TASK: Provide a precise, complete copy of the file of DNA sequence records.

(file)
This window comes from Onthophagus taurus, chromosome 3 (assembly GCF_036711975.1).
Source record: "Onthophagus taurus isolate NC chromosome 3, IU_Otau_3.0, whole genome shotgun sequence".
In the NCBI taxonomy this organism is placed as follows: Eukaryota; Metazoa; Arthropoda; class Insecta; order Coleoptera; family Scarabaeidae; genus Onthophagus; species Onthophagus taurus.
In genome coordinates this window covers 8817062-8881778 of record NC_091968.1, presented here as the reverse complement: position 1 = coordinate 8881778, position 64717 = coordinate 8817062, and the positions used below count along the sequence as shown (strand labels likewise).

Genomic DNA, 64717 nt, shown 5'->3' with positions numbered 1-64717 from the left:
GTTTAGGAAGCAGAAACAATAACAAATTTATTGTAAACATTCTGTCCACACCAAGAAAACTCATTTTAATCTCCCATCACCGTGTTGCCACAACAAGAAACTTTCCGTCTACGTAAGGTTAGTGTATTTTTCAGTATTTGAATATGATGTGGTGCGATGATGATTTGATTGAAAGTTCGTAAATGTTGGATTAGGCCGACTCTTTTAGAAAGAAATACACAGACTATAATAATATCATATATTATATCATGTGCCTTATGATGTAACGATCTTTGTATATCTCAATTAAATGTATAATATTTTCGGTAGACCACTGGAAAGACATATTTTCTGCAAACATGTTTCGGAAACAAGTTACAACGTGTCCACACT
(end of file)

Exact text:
This window comes from Onthophagus taurus, chromosome 3 (assembly GCF_036711975.1).
Source record: "Onthophagus taurus isolate NC chromosome 3, IU_Otau_3.0, whole genome shotgun sequence".
In the NCBI taxonomy this organism is placed as follows: Eukaryota; Metazoa; Arthropoda; class Insecta; order Coleoptera; family Scarabaeidae; genus Onthophagus; species Onthophagus taurus.
In genome coordinates this window covers 8817062-8881778 of record NC_091968.1, presented here as the reverse complement: position 1 = coordinate 8881778, position 64717 = coordinate 8817062, and the positions used below count along the sequence as shown (strand labels likewise).

Genomic DNA, 64717 nt, shown 5'->3' with positions numbered 1-64717 from the left:
GTTTAGGAAGCAGAAACAATAACAAATTTATTGTAAACATTCTGTCCACACCAAGAAAACTCATTTTAATCTCCCATCACCGTGTTGCCACAACAAGAAACTTTCCGTCTACGTAAGGTTAGTGTATTTTTCAGTATTTGAATATGATGTGGTGCGATGATGATTTGATTGAAAGTTCGTAAATGTTGGATTAGGCCGACTCTTTTAGAAAGAAATACACAGACTATAATAATATCATATATTATATCATGTGCCTTATGATGTAACGATCTTTGTATATCTCAATTAAATGTATAATATTTTCGGTAGACCACTGGAAAGACATATTTTCTGCAAACATGTTTCGGAAACAAGTTACAACGTGTCCACACT